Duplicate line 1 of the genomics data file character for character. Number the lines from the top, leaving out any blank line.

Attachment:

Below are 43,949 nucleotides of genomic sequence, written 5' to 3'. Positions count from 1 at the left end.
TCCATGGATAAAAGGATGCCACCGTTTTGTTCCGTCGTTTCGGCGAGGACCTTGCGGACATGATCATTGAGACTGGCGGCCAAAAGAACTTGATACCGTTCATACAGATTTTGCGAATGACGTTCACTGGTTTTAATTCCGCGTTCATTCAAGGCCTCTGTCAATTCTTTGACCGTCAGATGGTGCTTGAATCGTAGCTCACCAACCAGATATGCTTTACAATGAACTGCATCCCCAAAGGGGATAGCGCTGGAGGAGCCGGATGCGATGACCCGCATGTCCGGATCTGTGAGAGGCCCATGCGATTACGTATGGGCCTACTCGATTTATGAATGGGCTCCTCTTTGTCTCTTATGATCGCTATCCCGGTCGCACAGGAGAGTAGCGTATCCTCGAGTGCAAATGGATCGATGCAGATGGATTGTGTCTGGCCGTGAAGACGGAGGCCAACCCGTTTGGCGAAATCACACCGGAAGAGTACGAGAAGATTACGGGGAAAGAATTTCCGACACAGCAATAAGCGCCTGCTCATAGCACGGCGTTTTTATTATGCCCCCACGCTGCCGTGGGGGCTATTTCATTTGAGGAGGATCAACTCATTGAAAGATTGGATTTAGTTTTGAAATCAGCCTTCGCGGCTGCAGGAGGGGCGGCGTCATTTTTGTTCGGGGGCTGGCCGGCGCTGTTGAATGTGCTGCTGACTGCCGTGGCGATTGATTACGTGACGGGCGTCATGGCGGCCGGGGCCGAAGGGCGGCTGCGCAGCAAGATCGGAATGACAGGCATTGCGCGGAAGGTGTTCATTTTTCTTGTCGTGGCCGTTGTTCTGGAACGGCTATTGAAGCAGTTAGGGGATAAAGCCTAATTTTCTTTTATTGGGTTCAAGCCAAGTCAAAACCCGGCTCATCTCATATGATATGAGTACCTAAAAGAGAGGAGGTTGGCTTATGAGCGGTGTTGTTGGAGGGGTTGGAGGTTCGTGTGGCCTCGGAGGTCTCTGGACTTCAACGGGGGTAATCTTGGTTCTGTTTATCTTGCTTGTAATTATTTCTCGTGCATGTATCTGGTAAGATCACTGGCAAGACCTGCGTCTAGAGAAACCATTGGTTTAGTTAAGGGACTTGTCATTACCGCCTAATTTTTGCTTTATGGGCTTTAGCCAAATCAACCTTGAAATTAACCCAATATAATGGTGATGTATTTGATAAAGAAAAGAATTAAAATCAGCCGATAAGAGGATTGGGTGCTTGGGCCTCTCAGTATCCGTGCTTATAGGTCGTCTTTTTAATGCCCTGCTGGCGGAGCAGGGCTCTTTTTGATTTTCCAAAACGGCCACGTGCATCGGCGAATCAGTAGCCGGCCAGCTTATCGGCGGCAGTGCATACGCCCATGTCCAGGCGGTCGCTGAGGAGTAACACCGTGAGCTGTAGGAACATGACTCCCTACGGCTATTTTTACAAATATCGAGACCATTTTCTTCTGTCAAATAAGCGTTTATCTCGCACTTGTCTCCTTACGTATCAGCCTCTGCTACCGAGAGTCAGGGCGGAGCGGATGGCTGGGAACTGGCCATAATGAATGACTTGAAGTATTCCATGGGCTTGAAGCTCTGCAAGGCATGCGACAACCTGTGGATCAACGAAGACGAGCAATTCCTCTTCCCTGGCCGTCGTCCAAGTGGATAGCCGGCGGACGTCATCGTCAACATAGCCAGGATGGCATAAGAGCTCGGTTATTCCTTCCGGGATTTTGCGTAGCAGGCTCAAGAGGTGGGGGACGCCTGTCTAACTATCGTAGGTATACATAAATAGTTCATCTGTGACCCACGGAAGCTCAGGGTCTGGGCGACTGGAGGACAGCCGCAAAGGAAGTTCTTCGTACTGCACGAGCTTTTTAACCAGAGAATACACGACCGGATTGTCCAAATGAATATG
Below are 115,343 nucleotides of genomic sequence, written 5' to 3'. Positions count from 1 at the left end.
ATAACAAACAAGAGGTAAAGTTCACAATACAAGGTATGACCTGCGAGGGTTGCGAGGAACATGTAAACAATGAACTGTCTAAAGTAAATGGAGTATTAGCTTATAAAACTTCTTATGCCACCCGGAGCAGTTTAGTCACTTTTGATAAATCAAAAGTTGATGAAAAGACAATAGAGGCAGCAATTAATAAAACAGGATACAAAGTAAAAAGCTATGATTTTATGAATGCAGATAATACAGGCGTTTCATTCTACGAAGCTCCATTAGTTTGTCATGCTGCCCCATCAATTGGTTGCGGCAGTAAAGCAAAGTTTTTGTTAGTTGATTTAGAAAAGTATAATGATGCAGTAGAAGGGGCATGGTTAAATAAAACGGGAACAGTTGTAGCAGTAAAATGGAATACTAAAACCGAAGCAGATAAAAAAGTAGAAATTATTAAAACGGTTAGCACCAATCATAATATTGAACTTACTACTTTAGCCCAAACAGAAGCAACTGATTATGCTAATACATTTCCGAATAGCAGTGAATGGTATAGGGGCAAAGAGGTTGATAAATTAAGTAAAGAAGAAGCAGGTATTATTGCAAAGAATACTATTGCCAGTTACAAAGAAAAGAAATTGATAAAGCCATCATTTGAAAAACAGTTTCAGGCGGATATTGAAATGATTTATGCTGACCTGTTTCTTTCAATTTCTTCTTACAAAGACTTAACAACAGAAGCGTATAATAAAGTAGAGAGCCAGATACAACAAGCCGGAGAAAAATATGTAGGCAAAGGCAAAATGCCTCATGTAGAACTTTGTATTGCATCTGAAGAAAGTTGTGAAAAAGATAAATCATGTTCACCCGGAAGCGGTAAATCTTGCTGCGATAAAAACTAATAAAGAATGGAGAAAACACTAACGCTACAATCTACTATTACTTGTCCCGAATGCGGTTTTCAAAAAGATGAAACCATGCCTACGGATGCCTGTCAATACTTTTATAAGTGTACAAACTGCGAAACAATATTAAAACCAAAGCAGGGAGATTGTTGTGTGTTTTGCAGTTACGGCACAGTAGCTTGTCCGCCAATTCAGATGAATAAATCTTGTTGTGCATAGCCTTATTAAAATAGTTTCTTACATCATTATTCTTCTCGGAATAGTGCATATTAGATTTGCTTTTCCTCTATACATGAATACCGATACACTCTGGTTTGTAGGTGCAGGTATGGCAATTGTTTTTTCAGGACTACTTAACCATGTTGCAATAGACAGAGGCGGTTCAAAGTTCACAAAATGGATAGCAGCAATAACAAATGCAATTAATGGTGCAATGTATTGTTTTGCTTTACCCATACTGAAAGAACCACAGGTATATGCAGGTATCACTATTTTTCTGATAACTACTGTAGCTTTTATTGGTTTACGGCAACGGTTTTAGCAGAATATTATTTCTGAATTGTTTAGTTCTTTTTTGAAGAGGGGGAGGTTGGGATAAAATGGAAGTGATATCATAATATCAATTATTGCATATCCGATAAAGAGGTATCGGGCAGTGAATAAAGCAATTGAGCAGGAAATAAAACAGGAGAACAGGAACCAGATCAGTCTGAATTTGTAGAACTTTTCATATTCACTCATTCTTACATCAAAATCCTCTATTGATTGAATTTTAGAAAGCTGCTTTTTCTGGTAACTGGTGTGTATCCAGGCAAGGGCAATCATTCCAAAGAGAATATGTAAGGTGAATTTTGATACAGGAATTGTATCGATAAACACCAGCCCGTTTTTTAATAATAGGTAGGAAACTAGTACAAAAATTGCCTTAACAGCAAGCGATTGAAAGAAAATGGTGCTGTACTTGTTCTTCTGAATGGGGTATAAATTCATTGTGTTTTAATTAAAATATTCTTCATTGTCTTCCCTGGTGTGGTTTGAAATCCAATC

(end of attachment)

Below are 43,949 nucleotides of genomic sequence, written 5' to 3'. Positions count from 1 at the left end.